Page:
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Rising poverty in Nigeria

Published by Guardian on Tue, 21 Feb 2012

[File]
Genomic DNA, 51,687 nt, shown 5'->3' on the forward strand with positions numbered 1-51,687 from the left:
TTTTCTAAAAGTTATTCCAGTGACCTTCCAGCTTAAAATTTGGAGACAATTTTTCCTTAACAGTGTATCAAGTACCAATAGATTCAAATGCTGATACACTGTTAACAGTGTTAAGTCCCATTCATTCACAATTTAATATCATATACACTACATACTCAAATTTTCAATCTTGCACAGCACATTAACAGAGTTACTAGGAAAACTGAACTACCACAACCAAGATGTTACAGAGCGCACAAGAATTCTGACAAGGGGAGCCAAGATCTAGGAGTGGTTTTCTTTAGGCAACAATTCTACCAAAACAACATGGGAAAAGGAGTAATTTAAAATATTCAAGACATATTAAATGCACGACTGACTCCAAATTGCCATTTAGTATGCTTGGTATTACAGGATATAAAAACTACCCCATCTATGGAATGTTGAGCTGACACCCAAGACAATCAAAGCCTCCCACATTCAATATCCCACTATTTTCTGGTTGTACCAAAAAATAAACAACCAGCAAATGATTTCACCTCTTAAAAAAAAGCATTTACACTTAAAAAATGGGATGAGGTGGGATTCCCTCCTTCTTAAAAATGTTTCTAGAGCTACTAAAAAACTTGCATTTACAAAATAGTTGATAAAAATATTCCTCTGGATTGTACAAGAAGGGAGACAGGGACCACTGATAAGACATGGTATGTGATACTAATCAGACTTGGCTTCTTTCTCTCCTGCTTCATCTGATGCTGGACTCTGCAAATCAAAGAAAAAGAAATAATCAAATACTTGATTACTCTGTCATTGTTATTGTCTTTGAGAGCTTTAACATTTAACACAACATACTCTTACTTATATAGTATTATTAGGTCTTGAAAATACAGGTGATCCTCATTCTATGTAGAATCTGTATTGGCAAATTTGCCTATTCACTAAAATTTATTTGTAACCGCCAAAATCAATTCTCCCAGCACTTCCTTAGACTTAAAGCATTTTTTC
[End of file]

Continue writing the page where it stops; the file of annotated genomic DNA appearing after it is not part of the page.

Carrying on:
RECENT official report of the deteriorating standard of living in Nigeria is as damning as it is alarming. So many years after independence, the Nigerian state is not making progress where it matters. Our human development index when compared with other countries is quite low. We are behind neighbours such as Ghana, Togo and Benin Republic, all of which are visibly less endowed than Nigeria in terms of natural resources. Nigerians are frustrated and angry as their hope for a better future never comes. The root cause of our stagnation may well lay with corruption and the diversion of the nation's resources to a select few at the expense of the majority.The report, recently released by the National Bureau of Statistics (NBS), confirmed what many have vaguely suspected, that in the midst of increasing oil revenue, the people of Nigeria are in fact getting poorer. The report found that almost 100 million Nigerians were living in absolute poverty, that is to say, on less than a $1 a day in 2010. Assuming a population of about 150 million, the report said about 112.47 million Nigerians were recorded to be living below poverty line during the period under review. The proportions of the extremely poor, moderately poor and non-poor Nigerians were 38.7 per cent, 30.3 per cent and 31 per cent respectively in 2010. Poverty projection for 2011, ignoring any possible government palliatives, was set to rise further.The report also showed that poverty was worse in the North West and North East zones of Nigeria whilst the South West and the South East recorded the lowest poverty rates in the country. But the number of persons living in poverty has been rising since 1980 as revealed by the following table from NBS: ' 1980: 17.1 million; ' 1985: 34.7 million; ' 1992: 39.2 million; ' 1996: 67.1 million; ' 2004: 68.7 million; ' 2010: 112.47 million.The NBS report makes it quite clear that with more and more Nigerians being sucked into poverty, a second mishap is also waxing stronger ' the gap between the rich and the poor is widening. This income inequality can be seen from consumption patterns. The top 10 per cent income earners were responsible for about 43 per cent of total consumption expenditure; the top 20 per cent were responsible for about 59 per cent of total consumption expenditure and the top 40 per cent were responsible for about 80 per cent of total consumption expenditure.Curiously, as poverty and unemployment are increasing and the manufacturing sector is in the doldrums, Nigeria continues to record impressive GDP growth rate of 7.75 per cent. With population growing by a mere three per cent per year, such a growth rate would ordinarily indicate that things are getting better for Nigerians. With no visible improvements on the ground, we agree with the NBS that there must be a disconnect somewhere between these touted growth rates and the endemic poverty all around. If these growth figures are right, why are they not accompanied by social transformation' One answer must lie in the corruption and kleptocracy that have enveloped the nation. The people's money is not getting to the people.It is now public knowledge that the money from sale of crude oil is being used as a platform for corruption by rent-collecting elite. The widespread corruption that is visible in almost all aspects of Nigerian life is eating up the growth of this nation. Our infrastructure from roads to bridges is in decay. There is no modern railway system or commuter service. We are not self-sufficient in refineries, and remain fixated on humiliating foreign imports that impoverish the people and export our jobs abroad. Electricity supply is grossly inadequate. In fact, the entire electricity being generated in this country is just as much as will be required to power a midsize European city in spite of our abundant gas reserves which we continue to flare with meaningless penalties for offenders. The educational system is in crises and many are opting to subject their children to schools anywhere else but here. Our health care system is in a shambles and many, including rapacious government officials, travel abroad for any conceivable malady. The cost of governance at both federal and state levels is simply outrageous but apparently no one can bring sanity to the profligacy. Collectively, the impact of these inadequacies is strong enough to push the country's positive growth rates into negative territory.As an agricultural country, Nigeria fails to invest in agriculture that would have given employment to millions. According to NBS, unemployment doubled between 2006 and 2011. In the same breath, we have allowed our factories to run down in favour of a trader economy that imports everything from China. If we must use the Chinese, why don't they come here to manufacture the goods and create jobs'Clearly many things are wrong with the economy.The generalisations of macro economics are not helping Nigerians. It would be more meaningful for government to focus on the particular ' the micro ' and tell the people in plain language what it intends to do, complete with milestones and deadline.The NBS has done its duty of presenting the bitter facts, which is akin to making a clarion call on the government. The authorities have a corresponding duty to profit and act from the sound professional advice, so as to reduce the poverty level in the land.
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